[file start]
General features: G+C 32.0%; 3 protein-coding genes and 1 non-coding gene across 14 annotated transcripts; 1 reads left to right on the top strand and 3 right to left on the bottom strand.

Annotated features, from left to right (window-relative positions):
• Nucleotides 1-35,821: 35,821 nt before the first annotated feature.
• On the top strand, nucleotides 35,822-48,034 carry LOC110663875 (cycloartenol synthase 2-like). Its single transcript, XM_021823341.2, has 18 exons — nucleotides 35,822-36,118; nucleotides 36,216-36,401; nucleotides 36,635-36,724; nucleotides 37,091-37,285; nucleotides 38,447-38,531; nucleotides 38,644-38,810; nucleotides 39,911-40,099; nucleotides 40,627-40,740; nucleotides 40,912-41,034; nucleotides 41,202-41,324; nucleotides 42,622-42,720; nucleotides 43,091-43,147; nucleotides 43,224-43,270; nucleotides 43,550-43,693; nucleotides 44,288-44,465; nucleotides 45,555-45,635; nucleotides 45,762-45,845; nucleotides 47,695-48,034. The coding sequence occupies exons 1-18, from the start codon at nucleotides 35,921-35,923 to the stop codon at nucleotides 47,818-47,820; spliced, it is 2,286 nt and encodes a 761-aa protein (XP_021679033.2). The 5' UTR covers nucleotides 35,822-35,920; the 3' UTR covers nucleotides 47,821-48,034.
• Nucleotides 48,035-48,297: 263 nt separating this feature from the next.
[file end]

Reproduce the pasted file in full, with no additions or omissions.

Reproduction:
General features: G+C 32.0%; 3 protein-coding genes and 1 non-coding gene across 14 annotated transcripts; 1 reads left to right on the top strand and 3 right to left on the bottom strand.

Annotated features, from left to right (window-relative positions):
• Nucleotides 1-35,821: 35,821 nt before the first annotated feature.
• On the top strand, nucleotides 35,822-48,034 carry LOC110663875 (cycloartenol synthase 2-like). Its single transcript, XM_021823341.2, has 18 exons — nucleotides 35,822-36,118; nucleotides 36,216-36,401; nucleotides 36,635-36,724; nucleotides 37,091-37,285; nucleotides 38,447-38,531; nucleotides 38,644-38,810; nucleotides 39,911-40,099; nucleotides 40,627-40,740; nucleotides 40,912-41,034; nucleotides 41,202-41,324; nucleotides 42,622-42,720; nucleotides 43,091-43,147; nucleotides 43,224-43,270; nucleotides 43,550-43,693; nucleotides 44,288-44,465; nucleotides 45,555-45,635; nucleotides 45,762-45,845; nucleotides 47,695-48,034. The coding sequence occupies exons 1-18, from the start codon at nucleotides 35,921-35,923 to the stop codon at nucleotides 47,818-47,820; spliced, it is 2,286 nt and encodes a 761-aa protein (XP_021679033.2). The 5' UTR covers nucleotides 35,822-35,920; the 3' UTR covers nucleotides 47,821-48,034.
• Nucleotides 48,035-48,297: 263 nt separating this feature from the next.